ANALYSIS: By pitting the states against each other, Treasury is encouraging a race to the bottom. Only the federal government can front the cash needed for good hospitals and schools, writes Ian McAuley.
Premiers Jay Weatherill and Mike Baird have suggested raising the GST to raise revenue for services provided by state governments, particularly health and education which comprise about half of states’ recurrent outlays. They would know that while GST is regressive its regressivity is offset by the progressive benefits of spending on health and education.
They focussed on the GST because while it’s collected by the Commonwealth, it is fully distributed to the states, and it comprises 45 per cent of state governments’ revenue.
Unfortunately, that focus distracted from their basic point – a call for extra revenue with some assurance of long-term stability. That call is particularly relevant in light of Abbott having lied about his commitment to Gonski funding.
The Commonwealth Treasury, however, now a highly politicised agency, has twisted the argument to be one about raising the GST to reduce corporate and personal income tax. It’s hardly surprising that they found there would be no economic benefit in such a trade-off.
Drawing on legitimate community concerns about raising the GST was a clever and deceptive way to kill of the premiers’ call for extra revenue.
The question we should be asking is about the economic cost of trying to get by with inadequate public revenue. Treasury economists talk about the “tax burden”, and the “deadweight loss” of raising taxes, but they rarely talk about the economic cost of inadequate public services – the costs of inadequate infrastructure and poor education standards – and the costs of expensive private sector work-arounds, such as toll roads and private health insurance, as funding mechanisms to replace taxes.
To stress a point many have been making for a long time, there is no evidence that low taxes or “small government” are good for economic performance. As the economist Paul Samuelson demonstrated 60 years ago, in any economy there is an optimum mix of public services and private goods and services, and there are strong biases towards under-provision of public services. At one extreme are places where the public sector has all but collapsed – we call such countries “failed states”. We’re not at that point but it’s a fair bet that we are on the “small government” side of that optimum.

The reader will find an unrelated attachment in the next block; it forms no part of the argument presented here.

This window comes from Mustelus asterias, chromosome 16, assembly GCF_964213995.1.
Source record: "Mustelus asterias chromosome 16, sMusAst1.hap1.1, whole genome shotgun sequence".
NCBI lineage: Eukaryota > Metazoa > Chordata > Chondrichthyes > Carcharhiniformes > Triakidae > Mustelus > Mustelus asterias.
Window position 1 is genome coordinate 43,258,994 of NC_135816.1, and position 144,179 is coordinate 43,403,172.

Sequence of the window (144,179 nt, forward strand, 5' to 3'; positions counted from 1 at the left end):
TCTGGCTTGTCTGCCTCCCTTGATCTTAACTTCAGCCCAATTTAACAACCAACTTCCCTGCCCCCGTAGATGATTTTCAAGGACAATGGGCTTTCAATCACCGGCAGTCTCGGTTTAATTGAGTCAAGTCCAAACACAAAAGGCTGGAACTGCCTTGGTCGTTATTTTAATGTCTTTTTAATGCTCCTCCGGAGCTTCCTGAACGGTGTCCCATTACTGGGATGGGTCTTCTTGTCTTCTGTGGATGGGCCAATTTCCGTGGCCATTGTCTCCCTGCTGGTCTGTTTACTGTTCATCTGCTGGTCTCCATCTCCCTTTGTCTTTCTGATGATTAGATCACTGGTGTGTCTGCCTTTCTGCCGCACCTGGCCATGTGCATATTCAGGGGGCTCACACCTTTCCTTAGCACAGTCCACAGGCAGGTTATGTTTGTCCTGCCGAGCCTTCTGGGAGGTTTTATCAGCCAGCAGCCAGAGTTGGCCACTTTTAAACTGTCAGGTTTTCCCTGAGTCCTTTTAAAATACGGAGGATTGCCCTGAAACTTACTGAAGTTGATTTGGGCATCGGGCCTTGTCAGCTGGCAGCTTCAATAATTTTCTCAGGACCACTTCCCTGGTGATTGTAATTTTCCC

If there were some rule, as Treasurer Morrison implies, that expanding the scope of government is detrimental to economic performance we would expect, for comparable countries, that the larger the government’s share of the economy the greater would be its economic growth.
But evidence does not support that proposition.
Figure 1, drawn from OECD data over ten years from 2003 to 2013 (to remove any short-term influence) reveals no relationship between government spending and growth in high income “developed” countries. We’re down at the “small government” end of the chart, and in spite of the mining boom over this period, our growth in per capita GDP is no better than average for this group of countries.
It’s also worthwhile looking at government revenue – do high taxes really suppress economic competitiveness?
Figure 2 looks at taxes in those same countries, over a more recent period (2007 to 2014 due to data limitations), and plots that data against competitiveness scores from the World Economic Forum.